For those not familiar with the federal poverty level, here’s a table for the 2014 FPLs that the IRS will apparently use for 2015 ACA subsidy calculations (they used the 2013 FPL table for 2014 taxes):
- Household size of 1: $11,670
- Household size of 2: $15,730
- Household size of 3: $19,790
- Household size of 4: $23,850
- Household size of 5: $27,910 ( <– that’s you, Don!)
- Household size of 6: $31,970
So what is Don’s “percent of FPL”? $65,000 MAGI income divided by $27,910 (FPL for a family of 5) equals 233% of FPL.
What’s Don going to pay for health insurance? When I look up 233% of FPL in Form 8962 instruction’s Table 2, I see Don will pay 7.46% of his MAGI toward the “second lowest cost silver plan” if he chooses that plan. That’s $4,849 on a $65,000 MAGI.
The subsidy that Don gets is the cost of the SLCSP minus the $4,849 he’s expected to pay for that SLCSP. Taking a look at Don’s healthcare.gov plans available to those in Ohio, I see the second lowest cost silver plan has a premium of $10,080 per year. This means Don’s subsidy will be around $5,231 per year. Oddly enough the healthcare.gov site says Don’s subsidy will be $5,088. That’s pretty close, but I’m not sure why there is any difference. Ultimately, when you file taxes each year you might get a little extra credit back or have to pay a little more if you took too much credit during the year.
The $5,231 subsidy can be used to pay for any plan including lower cost bronze plans. I found a bronze plan for Don’s family that would be $2,000 per year cheaper than the second lowest cost silver plan (although with a much higher deductible and copays).
Cost Sharing Subsidies, or How to Get a cheap Gold Plated Silver Plan
For those with MAGI’s in the 100% to 250% of Federal Poverty Level range, there are “cost sharing subsidies” that reduce copays, deductibles, and out of pocket maximums. These cost sharing subsidies only apply to silver level plans.
As MAGI increases, the cost sharing subsidies decrease. I won’t get into the fine details of how the cost sharing subsidies work, but they basically rewrite the silver plans to make them cover a higher percentage of the average policyholder’s medical expenses. A normal silver plan pays for 70% of the policyholder’s medical expenses.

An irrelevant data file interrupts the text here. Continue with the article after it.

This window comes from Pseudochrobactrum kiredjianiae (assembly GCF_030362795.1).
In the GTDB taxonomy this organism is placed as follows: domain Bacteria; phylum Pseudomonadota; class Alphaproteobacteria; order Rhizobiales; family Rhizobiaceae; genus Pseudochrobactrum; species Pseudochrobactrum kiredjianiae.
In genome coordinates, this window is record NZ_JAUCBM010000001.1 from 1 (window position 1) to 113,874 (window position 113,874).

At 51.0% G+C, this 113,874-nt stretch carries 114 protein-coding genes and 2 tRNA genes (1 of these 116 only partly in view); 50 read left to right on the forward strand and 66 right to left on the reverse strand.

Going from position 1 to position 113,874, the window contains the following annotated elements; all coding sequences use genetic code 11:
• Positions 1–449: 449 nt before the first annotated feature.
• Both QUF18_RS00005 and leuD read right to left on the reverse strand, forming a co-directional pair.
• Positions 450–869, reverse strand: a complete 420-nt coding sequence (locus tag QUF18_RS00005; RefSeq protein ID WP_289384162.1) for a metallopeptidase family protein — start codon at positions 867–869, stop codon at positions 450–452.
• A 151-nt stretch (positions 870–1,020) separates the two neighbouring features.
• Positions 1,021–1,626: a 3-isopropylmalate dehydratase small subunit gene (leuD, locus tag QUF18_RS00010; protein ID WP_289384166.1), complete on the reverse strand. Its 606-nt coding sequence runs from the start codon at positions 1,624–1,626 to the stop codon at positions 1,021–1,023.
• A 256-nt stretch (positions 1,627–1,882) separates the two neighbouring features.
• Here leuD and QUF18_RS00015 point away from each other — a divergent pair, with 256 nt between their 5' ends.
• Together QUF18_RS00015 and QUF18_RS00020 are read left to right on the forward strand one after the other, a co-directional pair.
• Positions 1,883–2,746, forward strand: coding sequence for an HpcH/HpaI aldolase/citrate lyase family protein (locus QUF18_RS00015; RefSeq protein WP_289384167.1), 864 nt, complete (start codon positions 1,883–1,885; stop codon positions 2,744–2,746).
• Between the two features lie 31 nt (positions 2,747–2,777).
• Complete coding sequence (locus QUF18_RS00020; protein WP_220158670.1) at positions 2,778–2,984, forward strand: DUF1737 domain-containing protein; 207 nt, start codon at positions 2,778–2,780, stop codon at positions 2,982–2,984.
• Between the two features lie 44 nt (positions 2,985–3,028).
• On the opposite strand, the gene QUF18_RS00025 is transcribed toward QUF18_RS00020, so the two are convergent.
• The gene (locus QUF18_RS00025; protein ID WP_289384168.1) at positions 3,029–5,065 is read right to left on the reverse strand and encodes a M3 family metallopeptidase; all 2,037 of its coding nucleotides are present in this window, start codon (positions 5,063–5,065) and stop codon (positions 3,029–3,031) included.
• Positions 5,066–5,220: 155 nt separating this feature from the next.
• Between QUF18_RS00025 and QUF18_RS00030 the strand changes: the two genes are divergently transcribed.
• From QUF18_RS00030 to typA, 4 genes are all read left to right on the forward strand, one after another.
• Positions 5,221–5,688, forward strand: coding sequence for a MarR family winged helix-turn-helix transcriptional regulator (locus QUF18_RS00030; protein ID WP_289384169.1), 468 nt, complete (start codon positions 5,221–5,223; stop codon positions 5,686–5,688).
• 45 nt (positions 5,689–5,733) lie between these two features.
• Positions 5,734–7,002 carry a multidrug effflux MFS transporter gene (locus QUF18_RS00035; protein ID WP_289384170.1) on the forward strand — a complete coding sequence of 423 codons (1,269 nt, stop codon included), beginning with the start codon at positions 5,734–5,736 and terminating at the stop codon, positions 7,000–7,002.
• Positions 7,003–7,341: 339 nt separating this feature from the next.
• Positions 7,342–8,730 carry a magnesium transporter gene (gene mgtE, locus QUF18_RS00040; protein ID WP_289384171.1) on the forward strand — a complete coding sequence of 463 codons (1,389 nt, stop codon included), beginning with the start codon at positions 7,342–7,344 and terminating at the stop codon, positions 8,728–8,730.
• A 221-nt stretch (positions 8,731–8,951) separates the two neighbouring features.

With the cost sharing subsidy, silver plans will pay between 73% to 94% of medical expenses, depending on MAGI. For MAGI’s between 100-150% of the FPL, the plan covers 94% of medical expenses. For MAGI’s between 150-200% of the FPL, the plan covers 87% of medical expenses. For MAGI’s between 200%-250% of the FPL, the plan covers 73% of medical expenses.
The sweet spot to get the most benefit out of the cost sharing subsidy is a MAGI of 100% to 200% of the FPL. That translates to a MAGI of $27,910 to $55,820 for a household of five. In the 200% to 250% range, the cost sharing subsidy covers 73% of medical expenses, which is only 3% more than the 70% coverage of expenses under regular (non-cost sharing subsidy) silver plans.
Let’s take a look at what the cost sharing subsidy covering 94% of medical expenses get you. In my case, I can get a silver plan with $0 copays for primary care physician, $20 for specialty physician, $100 ER copay, $0 deductible, and $2,000 out of pocket maximum. The same plan without the cost sharing subsidies comes with $10 copays for primary care physician, $60 for specialty physician, $250 ER copay, $7500 deductible, and $12,500 out of pocket maximum.